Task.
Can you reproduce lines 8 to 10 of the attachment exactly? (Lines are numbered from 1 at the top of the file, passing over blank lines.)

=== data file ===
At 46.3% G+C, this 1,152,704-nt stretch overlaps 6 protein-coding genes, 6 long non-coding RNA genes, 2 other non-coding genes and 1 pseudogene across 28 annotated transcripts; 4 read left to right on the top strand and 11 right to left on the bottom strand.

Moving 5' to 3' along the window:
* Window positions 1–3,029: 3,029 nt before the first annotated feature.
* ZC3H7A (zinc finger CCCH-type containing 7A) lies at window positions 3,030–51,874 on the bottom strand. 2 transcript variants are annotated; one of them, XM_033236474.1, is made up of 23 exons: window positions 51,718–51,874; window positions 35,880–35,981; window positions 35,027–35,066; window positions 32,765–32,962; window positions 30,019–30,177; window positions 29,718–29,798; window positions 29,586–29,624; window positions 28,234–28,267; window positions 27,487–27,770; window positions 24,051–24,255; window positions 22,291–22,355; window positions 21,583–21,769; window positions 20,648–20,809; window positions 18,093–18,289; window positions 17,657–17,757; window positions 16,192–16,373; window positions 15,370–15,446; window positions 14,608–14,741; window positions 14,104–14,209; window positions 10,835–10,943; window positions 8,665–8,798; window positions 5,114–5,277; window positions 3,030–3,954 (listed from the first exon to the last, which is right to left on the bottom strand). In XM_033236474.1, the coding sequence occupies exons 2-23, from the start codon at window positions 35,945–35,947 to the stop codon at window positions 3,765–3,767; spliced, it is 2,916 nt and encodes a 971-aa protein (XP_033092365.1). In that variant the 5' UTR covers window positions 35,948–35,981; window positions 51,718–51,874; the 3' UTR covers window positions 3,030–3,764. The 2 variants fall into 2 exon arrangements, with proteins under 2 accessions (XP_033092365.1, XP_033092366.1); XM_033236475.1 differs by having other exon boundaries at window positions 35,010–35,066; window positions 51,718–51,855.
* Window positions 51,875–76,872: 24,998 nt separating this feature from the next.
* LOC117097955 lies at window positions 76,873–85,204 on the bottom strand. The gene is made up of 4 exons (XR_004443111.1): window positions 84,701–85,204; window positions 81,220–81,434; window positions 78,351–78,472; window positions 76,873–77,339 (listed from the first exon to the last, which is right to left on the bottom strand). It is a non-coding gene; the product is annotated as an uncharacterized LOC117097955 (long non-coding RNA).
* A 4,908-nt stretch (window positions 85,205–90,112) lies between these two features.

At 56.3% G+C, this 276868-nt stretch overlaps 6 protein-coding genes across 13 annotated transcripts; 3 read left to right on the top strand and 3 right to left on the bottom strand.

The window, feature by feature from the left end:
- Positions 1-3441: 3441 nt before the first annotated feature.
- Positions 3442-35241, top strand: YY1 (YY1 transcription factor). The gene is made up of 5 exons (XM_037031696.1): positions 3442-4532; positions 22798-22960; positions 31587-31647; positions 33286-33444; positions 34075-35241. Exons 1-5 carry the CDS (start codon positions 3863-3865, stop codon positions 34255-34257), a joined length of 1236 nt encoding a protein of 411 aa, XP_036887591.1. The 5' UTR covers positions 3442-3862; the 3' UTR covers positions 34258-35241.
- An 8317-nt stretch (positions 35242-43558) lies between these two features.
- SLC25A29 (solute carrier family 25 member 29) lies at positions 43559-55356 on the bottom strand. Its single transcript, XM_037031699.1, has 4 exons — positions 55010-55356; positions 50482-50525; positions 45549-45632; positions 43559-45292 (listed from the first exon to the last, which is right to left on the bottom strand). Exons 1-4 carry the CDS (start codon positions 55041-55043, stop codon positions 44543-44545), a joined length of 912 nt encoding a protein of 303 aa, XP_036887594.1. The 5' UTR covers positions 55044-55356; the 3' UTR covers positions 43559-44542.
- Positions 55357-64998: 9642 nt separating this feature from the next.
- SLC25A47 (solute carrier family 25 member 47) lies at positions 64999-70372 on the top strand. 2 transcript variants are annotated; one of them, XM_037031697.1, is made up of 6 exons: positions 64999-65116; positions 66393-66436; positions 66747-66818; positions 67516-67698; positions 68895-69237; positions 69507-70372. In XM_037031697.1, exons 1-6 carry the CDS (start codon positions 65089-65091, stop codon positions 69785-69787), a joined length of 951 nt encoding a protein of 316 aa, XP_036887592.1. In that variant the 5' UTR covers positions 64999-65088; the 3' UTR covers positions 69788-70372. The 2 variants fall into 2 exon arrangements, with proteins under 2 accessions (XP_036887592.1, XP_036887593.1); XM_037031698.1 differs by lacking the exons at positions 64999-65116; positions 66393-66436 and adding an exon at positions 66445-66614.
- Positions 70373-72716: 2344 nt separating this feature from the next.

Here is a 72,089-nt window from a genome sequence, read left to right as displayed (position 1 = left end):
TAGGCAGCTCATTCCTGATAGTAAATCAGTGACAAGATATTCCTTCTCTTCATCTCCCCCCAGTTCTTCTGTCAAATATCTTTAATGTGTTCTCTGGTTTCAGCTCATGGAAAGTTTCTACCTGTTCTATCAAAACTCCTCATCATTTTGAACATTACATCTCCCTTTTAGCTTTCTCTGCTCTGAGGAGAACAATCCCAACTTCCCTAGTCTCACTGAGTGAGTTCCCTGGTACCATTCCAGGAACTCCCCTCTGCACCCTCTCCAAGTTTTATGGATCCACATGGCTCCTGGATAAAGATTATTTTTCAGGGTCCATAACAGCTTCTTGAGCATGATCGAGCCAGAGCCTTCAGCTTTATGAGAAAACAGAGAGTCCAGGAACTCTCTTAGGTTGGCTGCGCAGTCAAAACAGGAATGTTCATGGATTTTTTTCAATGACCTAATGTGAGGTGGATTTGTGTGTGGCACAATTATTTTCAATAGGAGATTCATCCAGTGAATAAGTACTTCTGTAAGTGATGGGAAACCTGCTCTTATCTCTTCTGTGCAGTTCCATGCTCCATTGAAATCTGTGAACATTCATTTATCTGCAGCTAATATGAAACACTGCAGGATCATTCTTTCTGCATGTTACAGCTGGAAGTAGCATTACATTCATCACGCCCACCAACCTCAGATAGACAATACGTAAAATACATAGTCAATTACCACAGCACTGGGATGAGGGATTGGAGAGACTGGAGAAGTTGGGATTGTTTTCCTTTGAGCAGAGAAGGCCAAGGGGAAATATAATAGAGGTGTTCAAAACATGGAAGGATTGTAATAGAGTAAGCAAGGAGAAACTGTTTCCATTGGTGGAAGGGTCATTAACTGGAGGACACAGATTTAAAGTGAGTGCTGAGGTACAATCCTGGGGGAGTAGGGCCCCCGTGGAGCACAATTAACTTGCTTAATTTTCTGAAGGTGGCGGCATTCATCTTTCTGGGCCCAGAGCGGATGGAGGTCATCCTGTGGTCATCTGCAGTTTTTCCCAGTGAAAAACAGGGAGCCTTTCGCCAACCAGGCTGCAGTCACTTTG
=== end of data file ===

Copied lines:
At 56.3% G+C, this 276868-nt stretch overlaps 6 protein-coding genes across 13 annotated transcripts; 3 read left to right on the top strand and 3 right to left on the bottom strand.

The window, feature by feature from the left end:
- Positions 1-3441: 3441 nt before the first annotated feature.